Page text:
Ukraine war: At least six people killed in wave of Russian missile attacks across the countryComments
Russia unleashed a massive missile barrage on cities across Ukraine early Thursday, killing at least six people and targeting energy infrastructure facilities in the first attack on such a scale in three weeks.
Five people were killed in the Lviv region after a missile struck a residential area, according to its governor. Three buildings were destroyed by fire and rescue workers were combing through rubble looking for more possible victims, he said.
Dnipropetrovsk region's governor said a sixth person was killed and two others wounded in multiple strikes in the region that targeted its energy infrastructure and industrial facilities.
Kyiv's city administration said the capital was attacked with both missiles and exploding drones. Many were intercepted but its energy infrastructure was hit. Three people were wounded.
Overall, Russia launched a total of 81 missiles and eight drones, according to Ukrainian officials.
The Zaporizhzhia nuclear power plant, which is the largest in Europe, is also reportedly "without electricity" after a Russian strike.
The barrage comes as the owner of Russia's Wagner Group military contractor claimed that his troops have extended their gains in the Ukrainian stronghold of Bakhmut.
The battle for Bakhmut has lasted six months and reduced the city with a pre-war population of more than 70,000 to a soldering wasteland.
Russian forces need the city to push further into parts of the Donetsk province they do not yet control. And Ukrainian President Volodymyr Zelenskyy warned that if Bakhmut fell, Moscow would gain an "open road" for offensives deeper into the country.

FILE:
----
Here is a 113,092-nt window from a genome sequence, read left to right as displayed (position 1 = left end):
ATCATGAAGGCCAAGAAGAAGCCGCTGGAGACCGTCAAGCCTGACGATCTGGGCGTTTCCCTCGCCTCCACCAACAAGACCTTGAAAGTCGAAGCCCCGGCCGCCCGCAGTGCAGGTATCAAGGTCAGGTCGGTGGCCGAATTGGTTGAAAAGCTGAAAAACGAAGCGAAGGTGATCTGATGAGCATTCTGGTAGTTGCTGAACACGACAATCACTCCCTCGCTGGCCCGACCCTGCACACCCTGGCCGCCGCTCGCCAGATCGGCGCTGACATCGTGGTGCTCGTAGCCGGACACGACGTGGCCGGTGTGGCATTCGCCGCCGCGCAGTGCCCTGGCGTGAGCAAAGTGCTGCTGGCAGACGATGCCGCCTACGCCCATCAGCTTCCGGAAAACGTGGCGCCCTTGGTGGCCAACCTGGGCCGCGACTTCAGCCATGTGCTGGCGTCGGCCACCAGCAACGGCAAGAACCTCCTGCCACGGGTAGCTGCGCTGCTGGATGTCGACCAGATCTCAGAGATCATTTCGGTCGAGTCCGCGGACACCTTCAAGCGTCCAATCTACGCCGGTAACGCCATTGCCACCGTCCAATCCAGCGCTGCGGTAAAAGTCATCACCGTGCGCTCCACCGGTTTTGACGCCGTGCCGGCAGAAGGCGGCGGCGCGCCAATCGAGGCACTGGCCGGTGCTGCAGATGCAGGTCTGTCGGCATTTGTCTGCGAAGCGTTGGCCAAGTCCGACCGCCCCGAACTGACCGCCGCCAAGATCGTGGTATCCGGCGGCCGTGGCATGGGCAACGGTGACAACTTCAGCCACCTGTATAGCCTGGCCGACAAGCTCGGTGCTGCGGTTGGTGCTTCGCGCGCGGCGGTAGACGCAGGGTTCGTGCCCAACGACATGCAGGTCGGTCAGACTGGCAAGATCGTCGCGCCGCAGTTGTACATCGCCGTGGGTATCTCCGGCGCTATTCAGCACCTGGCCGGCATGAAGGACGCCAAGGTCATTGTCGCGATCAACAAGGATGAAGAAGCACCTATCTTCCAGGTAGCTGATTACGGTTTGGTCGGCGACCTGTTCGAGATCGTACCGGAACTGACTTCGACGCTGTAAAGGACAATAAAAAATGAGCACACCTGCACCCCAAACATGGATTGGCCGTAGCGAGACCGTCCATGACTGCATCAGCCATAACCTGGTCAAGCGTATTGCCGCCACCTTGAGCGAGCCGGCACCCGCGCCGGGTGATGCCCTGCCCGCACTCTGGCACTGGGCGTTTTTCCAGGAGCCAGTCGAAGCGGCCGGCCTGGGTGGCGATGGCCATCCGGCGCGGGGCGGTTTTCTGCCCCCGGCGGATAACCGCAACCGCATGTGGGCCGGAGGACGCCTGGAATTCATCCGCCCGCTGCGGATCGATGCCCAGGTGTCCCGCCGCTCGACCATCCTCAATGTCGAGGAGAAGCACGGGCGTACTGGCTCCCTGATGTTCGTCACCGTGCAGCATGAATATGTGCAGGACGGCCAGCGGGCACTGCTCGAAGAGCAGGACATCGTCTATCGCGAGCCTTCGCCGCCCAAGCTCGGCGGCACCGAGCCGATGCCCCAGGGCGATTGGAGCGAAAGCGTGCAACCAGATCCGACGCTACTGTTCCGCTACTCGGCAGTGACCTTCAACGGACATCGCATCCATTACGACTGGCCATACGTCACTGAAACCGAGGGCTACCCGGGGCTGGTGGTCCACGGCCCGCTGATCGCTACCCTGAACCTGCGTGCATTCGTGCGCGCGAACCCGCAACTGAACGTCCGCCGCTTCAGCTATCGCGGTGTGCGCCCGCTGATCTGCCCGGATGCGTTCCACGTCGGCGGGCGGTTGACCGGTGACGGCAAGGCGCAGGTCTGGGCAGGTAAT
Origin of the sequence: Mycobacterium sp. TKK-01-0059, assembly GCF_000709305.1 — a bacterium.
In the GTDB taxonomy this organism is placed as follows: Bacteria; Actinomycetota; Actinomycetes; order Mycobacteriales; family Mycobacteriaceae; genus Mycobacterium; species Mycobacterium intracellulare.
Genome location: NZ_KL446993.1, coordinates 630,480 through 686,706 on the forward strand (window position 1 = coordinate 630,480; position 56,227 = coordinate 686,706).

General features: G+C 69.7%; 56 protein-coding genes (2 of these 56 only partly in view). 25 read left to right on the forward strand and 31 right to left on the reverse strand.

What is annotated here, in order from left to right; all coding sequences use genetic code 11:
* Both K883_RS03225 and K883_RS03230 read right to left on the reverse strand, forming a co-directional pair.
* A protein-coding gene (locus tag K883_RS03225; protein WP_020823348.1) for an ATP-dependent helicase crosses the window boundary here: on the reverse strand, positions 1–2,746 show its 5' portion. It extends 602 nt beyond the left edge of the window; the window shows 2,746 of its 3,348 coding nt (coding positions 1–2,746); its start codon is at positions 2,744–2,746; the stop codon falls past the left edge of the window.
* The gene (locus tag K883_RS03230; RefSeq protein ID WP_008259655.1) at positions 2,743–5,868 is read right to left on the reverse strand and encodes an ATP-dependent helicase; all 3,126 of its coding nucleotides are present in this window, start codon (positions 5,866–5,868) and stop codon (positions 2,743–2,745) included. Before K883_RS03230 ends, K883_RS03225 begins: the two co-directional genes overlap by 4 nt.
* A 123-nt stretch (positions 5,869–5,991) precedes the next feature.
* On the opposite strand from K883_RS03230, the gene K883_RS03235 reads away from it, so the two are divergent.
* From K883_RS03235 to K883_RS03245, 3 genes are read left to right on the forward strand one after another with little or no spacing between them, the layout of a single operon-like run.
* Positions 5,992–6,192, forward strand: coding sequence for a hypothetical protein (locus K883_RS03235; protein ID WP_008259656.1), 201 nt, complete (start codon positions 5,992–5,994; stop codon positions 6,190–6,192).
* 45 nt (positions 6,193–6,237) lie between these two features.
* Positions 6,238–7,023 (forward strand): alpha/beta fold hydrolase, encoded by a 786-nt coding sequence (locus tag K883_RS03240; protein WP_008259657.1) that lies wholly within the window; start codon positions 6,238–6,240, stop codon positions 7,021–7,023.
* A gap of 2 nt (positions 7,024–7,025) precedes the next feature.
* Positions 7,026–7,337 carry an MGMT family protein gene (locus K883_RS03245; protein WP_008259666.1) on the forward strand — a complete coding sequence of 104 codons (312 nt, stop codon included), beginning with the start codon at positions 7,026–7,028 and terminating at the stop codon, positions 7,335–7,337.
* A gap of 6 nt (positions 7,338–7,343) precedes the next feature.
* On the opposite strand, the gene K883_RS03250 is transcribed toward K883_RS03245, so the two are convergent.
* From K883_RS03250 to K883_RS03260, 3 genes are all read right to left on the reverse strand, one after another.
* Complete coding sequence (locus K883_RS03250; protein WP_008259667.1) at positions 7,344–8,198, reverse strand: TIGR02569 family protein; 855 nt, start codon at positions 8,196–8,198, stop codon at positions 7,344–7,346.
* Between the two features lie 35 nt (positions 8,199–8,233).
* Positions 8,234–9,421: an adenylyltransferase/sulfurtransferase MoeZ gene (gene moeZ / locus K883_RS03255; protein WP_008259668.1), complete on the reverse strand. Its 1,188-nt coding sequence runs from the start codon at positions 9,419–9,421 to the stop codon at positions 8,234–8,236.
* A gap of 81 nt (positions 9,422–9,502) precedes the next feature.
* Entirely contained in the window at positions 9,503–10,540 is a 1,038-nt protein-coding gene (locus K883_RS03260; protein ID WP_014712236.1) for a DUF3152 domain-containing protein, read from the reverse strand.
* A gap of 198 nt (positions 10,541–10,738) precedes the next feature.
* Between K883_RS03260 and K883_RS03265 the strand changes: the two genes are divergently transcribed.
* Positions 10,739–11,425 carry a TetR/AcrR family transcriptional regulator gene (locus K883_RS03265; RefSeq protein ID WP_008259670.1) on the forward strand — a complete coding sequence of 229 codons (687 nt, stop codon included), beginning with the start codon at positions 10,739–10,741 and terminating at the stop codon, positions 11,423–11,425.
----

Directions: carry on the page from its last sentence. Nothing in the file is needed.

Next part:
Western officials say that the capture of the city is unlikely to change the course of the war.
On Wednesday, NATO Secretary General Jens Stoltenberg warned that the city may fall into Russian hands in the coming days.
"What we see is that Russia is throwing more troops, more forces and what Russia lacks in quality they try to make up in quantity," Stoltenberg told reporters in Stockholm.
"They have suffered big losses, but at the same time, we cannot rule out that Bakhmut may eventually fall in the coming days."
The head of the military alliance insisted "it is also important to highlight that this does not necessarily reflect any turning point of the war."
"It just highlights that we should not underestimate Russia. We must continue to provide support to Ukraine," he said.
The attack also came hours after the U.N. Secretary-General visited Kyiv for talks on extending an agreement that allows Ukraine to ship grain from its Black Sea ports and permits Russia to export food and fertilizers.
Meanwhile, the European Union is considering spending €1bn for the joint procurement of ammunition for Ukraine and to refill the bloc's own stockpiles.